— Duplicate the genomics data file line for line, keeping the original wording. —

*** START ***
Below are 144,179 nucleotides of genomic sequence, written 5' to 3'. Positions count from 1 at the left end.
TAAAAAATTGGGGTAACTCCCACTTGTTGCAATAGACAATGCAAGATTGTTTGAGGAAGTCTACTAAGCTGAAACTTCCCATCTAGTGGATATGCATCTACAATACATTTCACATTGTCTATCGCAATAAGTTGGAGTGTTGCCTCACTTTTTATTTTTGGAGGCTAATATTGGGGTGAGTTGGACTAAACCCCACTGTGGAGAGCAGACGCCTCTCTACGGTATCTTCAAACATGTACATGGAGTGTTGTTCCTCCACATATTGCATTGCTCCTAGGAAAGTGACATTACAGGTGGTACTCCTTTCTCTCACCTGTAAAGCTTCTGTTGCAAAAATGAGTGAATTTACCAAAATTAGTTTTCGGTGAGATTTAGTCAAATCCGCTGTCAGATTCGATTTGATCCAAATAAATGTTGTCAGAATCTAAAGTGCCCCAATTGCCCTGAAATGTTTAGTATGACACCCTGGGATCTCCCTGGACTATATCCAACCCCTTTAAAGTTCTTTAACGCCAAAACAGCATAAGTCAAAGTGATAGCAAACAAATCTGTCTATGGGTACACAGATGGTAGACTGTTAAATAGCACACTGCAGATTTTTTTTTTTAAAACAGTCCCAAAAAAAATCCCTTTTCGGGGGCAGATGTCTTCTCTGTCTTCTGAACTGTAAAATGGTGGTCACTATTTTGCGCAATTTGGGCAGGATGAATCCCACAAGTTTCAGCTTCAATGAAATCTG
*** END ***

Below are 144,179 nucleotides of genomic sequence, written 5' to 3'. Positions count from 1 at the left end.
TAAAAAATTGGGGTAACTCCCACTTGTTGCAATAGACAATGCAAGATTGTTTGAGGAAGTCTACTAAGCTGAAACTTCCCATCTAGTGGATATGCATCTACAATACATTTCACATTGTCTATCGCAATAAGTTGGAGTGTTGCCTCACTTTTTATTTTTGGAGGCTAATATTGGGGTGAGTTGGACTAAACCCCACTGTGGAGAGCAGACGCCTCTCTACGGTATCTTCAAACATGTACATGGAGTGTTGTTCCTCCACATATTGCATTGCTCCTAGGAAAGTGACATTACAGGTGGTACTCCTTTCTCTCACCTGTAAAGCTTCTGTTGCAAAAATGAGTGAATTTACCAAAATTAGTTTTCGGTGAGATTTAGTCAAATCCGCTGTCAGATTCGATTTGATCCAAATAAATGTTGTCAGAATCTAAAGTGCCCCAATTGCCCTGAAATGTTTAGTATGACACCCTGGGATCTCCCTGGACTATATCCAACCCCTTTAAAGTTCTTTAACGCCAAAACAGCATAAGTCAAAGTGATAGCAAACAAATCTGTCTATGGGTACACAGATGGTAGACTGTTAAATAGCACACTGCAGATTTTTTTTTTTAAAACAGTCCCAAAAAAAATCCCTTTTCGGGGGCAGATGTCTTCTCTGTCTTCTGAACTGTAAAATGGTGGTCACTATTTTGCGCAATTTGGGCAGGATGAATCCCACAAGTTTCAGCTTCAATGAAATCTG